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Vehicle Damage and Your Insurance Coverage

Oh no! You’ve been in a car accident. Thankfully, no one has been injured. Unfortunately, your car hasn’t been as lucky. It’s pretty banged up, and with each passing moment, you fill with dread as thoughts swirl through your head – how much will this cost to repair, will my car have to be replaced, what will I drive in the meantime? One thought brings you comfort in this most dire of circumstances – I HAVE CAR INSURANCE. You quickly scramble to find your policy, buried somewhere in your glove compartment beneath a barrage of children’s toys, fast food napkins, and other odds and ends, but give up quickly, resorting to your trusty smart phone for help – it will have the answer, you think. Siri directs you to this website, and there it is, exactly what you need, a blog post with all the answers to quell your restless mind. You kick back with a cold beverage as you read on.

My Insurance

In dealing with vehicle damage following a motor vehicle accident, your insurance policy can protect you from two different angles: property damage liability coverage and physical damage coverage. The former protects you against potential third parties. In the event your car causes damage to another person’s property, your property damage liability coverage will pay for the damages. The latter is based on your contractual relationship with your insurance company.  It can be broken down into two kinds: collision and comprehensive. In the event of a car accident, collision coverage pays for repairs to your vehicle, regardless of who caused the accident. Comprehensive coverage pays for those losses attributable to non-accident related incidents including, but not limited to, theft, fire, and vandalism. It should be noted that collision and comprehensive physical damage coverage can be sold separately or as a package deal. Additionally, physical damage coverage is NOT required by law, but if you do not have this type of coverage, you run the risk of paying out of pocket for repairs or replacement should anything happen to your vehicle.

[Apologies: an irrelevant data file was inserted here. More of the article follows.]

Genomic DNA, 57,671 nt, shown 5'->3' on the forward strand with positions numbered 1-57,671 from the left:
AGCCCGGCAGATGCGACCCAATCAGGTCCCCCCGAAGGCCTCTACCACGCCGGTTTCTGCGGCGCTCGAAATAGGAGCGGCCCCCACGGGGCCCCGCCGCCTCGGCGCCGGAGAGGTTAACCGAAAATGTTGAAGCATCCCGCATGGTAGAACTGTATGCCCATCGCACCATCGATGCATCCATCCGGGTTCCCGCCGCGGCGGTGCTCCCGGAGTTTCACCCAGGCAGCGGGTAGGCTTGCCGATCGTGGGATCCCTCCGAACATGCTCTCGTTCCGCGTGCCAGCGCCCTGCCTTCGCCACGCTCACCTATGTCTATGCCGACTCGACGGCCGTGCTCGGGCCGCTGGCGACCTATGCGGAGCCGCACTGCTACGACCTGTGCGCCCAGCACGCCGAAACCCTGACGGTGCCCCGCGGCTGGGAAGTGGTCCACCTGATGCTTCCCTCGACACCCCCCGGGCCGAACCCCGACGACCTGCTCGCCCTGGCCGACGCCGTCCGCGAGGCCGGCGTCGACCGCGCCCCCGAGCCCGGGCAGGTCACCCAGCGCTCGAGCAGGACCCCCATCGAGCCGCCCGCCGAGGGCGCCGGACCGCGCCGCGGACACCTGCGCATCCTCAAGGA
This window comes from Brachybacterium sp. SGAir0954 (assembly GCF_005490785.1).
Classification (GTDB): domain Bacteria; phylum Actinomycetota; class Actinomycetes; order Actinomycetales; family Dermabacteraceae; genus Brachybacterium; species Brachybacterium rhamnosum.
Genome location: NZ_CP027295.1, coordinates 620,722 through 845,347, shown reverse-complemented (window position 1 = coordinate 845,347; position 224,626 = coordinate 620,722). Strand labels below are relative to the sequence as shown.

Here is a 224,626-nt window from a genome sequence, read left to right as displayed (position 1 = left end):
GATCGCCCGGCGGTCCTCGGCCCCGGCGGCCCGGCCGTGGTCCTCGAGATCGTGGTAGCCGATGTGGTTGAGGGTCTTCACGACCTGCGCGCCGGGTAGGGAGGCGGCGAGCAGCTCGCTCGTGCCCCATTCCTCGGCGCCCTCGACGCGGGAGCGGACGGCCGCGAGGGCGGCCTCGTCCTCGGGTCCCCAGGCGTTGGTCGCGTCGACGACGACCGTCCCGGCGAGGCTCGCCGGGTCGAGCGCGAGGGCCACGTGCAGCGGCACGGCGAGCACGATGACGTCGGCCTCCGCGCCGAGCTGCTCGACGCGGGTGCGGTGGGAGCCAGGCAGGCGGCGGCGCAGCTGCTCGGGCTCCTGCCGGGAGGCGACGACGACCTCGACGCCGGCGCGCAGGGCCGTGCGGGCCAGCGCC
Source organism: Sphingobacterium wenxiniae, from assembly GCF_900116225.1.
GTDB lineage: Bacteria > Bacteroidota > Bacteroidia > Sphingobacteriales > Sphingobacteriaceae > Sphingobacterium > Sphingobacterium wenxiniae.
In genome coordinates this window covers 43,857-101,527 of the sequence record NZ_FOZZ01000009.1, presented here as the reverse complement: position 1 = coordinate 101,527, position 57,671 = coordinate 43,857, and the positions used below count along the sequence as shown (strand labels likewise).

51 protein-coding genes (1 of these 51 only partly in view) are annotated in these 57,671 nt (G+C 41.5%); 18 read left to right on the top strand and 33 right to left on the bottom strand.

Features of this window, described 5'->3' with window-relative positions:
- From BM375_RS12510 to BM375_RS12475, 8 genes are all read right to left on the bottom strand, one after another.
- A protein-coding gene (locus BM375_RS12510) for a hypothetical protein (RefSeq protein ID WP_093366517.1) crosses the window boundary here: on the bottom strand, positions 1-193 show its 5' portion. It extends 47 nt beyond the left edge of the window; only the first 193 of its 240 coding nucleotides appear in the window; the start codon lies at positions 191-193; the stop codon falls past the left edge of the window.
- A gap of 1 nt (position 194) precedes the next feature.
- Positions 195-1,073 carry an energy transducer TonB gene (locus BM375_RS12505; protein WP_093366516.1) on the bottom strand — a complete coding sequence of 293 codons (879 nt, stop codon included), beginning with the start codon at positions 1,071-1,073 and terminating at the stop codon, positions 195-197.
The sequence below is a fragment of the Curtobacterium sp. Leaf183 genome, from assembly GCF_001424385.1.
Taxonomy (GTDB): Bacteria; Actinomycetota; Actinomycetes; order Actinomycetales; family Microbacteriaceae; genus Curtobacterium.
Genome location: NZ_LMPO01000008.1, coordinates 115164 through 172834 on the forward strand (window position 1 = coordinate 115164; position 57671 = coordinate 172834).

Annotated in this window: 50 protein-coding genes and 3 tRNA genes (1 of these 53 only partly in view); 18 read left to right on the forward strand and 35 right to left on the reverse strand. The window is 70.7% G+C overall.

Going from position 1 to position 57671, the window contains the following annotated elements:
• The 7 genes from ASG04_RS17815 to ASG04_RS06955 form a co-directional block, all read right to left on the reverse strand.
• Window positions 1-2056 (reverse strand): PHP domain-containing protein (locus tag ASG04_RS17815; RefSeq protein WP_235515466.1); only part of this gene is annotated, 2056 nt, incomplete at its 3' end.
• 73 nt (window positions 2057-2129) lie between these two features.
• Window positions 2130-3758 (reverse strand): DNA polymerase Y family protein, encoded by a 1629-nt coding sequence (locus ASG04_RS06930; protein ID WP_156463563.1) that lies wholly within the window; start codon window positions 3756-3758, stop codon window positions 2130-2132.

Repair vs. Total Loss

Your vehicle will either be repaired or considered a total loss, depending on the severity of the damage to your vehicle. If the repair option is viable, an estimate will be prepared. Estimates are sometimes based on the use of after-market parts. An after-market part is a part that is new, but one that is not made by the manufacturer of your vehicle. If an after-market part is used in the preparation of your estimate, this fact must be disclosed to you. The use of after-market (or generic) parts has been controversial as these parts are sometimes believed to be inferior or may not fit like those parts made by your vehicle’s manufacturer. If you do not want after-market parts used, you can opt for parts made by your vehicle’s manufacturer, but you must pay the difference in price. If it will cost you more to repair your vehicle than replace it, your vehicle will be considered a total loss. If you are in a total loss situation, there are two options: replacement and cash settlement.